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Raid on Zion

Beijing authorities shut down prominent unregistered church

Raid on Zion

Official seal notices stuck on a backdoor entrance of Zion Church in Beijing on Tuesday, two days after authorities shut it down. (Andy Wong/AP)

On Sunday, Chinese authorities officially banned one of the country’s largest unregistered house churches, Beijing’s Zion Church. Two days later, authorities detained senior pastor Ezra Jin and other Zion leaders, the latest move in the government’s recent crackdown on Christianity.

Claiming the church had broken rules forbidding mass gatherings, more than 100 government workers burst into the church after its last service ended at 4:30 p.m. Sunday, forcing everyone except Jin to leave the premises. They confiscated “illegal promotional material,” smashed Zion’s sign in the main foyer as well as its vision statement on the wall, and sealed off the church property, according to a church statement.

Police detained inside a bus about a dozen church members who had tried to get back into the building, and handed them flyers for government-sanctioned Three-self churches they could attend instead: Each congregant refused. After four hours, authorities released all the Christians, including Jin.

Since its inception in 2007, Zion has become one of the most well-known house churches in China for its size (about 1,600 parishioners), for Jin’s leadership in the Chinese missions movement, and for the church’s public visibility—for instance, the church address can easily be found online. The church itself looks nothing like what the term “house church” might suggest: It hosts a roomy auditorium with rows of plush seats, state-of-the-art lighting and multimedia, and a large LED screen behind the pulpit. 

Government pressure against Zion mounted in April, after Jin refused to let the church’s landlord set up surveillance cameras inside the sanctuary. In response, the landlord—under pressure from the government—shut off the church’s water and electricity and announced he would cancel the church’s lease. The congregation had until September to vacate the premises. Authorities also harassed about 100 church members, offering bribes and making threats in order to persuade them to stop attending.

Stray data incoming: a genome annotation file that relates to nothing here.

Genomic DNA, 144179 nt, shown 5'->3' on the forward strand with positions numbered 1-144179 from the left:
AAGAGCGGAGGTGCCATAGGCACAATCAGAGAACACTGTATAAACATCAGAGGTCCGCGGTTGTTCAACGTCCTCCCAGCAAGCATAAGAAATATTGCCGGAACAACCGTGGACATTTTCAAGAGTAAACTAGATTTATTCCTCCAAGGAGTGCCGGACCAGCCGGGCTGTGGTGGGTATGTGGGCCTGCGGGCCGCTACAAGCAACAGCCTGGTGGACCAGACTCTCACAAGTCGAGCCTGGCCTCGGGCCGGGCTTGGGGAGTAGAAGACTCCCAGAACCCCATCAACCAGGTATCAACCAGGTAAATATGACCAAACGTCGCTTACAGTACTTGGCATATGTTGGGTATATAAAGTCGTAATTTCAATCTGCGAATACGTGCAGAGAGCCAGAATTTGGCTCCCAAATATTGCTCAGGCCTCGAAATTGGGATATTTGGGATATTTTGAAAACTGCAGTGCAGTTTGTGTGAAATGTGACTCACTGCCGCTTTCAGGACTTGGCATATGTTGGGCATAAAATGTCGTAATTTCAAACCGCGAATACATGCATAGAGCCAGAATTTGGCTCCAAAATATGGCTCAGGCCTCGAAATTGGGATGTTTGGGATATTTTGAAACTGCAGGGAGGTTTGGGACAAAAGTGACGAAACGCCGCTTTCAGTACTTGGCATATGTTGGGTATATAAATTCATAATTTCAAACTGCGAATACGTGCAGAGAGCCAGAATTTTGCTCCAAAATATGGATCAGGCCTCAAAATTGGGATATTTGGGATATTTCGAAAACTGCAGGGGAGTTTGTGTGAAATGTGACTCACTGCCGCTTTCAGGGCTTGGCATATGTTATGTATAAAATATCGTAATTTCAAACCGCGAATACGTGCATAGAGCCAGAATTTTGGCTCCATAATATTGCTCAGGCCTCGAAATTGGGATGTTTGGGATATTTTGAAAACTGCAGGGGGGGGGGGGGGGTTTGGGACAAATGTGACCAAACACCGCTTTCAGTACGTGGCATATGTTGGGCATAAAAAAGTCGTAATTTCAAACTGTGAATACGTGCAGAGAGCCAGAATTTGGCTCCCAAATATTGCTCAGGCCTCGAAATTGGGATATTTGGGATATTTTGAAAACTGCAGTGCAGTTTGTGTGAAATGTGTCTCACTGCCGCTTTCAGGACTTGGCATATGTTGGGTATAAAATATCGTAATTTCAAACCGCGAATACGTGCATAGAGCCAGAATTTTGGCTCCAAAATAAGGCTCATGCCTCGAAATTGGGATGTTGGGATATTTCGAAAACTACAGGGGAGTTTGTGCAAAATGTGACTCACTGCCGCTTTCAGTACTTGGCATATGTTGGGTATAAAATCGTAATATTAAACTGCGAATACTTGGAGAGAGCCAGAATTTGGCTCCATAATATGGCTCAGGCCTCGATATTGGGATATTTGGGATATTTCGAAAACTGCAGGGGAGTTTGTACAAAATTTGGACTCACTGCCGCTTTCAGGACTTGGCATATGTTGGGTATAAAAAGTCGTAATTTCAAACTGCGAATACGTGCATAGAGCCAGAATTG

Over the summer, authorities shut down Zion’s WeChat accounts, its Youku video account (China’s version of YouTube), and six of Zion’s satellite campuses. Then on Sunday, they targeted Zion’s main church campus, housed on the third floor of an office building in Beijing’s Chaoyang District. Police vans, buses, fire engines, and ambulances surrounded the building, according to a Facebook post by Franklin Wang, a pastor at Zion.

Andy Wong/AP

Police officers guard the main entrance at Zion Church. (Andy Wong/AP)

After announcing the ban on the church, police guarded the building’s doors: On Monday, a photo online showed an elderly parishioner kneeling and praying in Zion’s parking lot, barred from entering the building. On Tuesday afternoon, Jin, Wang and other pastors at Zion Church returned to the building to retrieve their personal items. Police said they would allow two people in to gather the items, but then whisked Jin off in a car and confiscated his phone. Police also forced Wang and other pastors into a different car and took them away to an undisclosed location. They released the pastors later that day.


A parishioner kneels in Zion’s parking lot. (Facebook)

In May, I asked Jin if the congregation would meet in houses if it lost its building. “We won’t split up,” he said. “We will persist—Chinese Christians should be able to grow in the public space, it’s unreasonable for them to tell us to leave. This is our country too.” In an interview with Hong Kong’s The Stand News, he said that they planned to worship outdoors. 

Earlier this month, Jin and about 300 other house church pastors in China signed a statement condemning the Chinese government’s persecution of churches. While they believe the Bible calls them to submit to authorities, “under no circumstances will we lead our churches to join a religious organization controlled by the government, to register with the religious administration department, or to accept any kind of affiliation,” the wrote. “We also will not accept any ‘ban’ or ‘fine’ imposed on our churches due to our faith.”

The statement continued: “For the sake of the gospel, we are prepared to bear all losses—even the loss of our freedom and our lives.”


While the Chinese government censors any political commentary online, it has allowed the existence of Christian websites and WeChat channels as long as they don’t stray into political issues. Yet a new draft law on the administration of religious information online suggests this freedom won’t last for long. According the draft, all religious websites must be registered with the government and may not link to unauthorized sermons, show videos of religious activities, criticize religious policies, or “incit[e] minors to participate in religious activities.”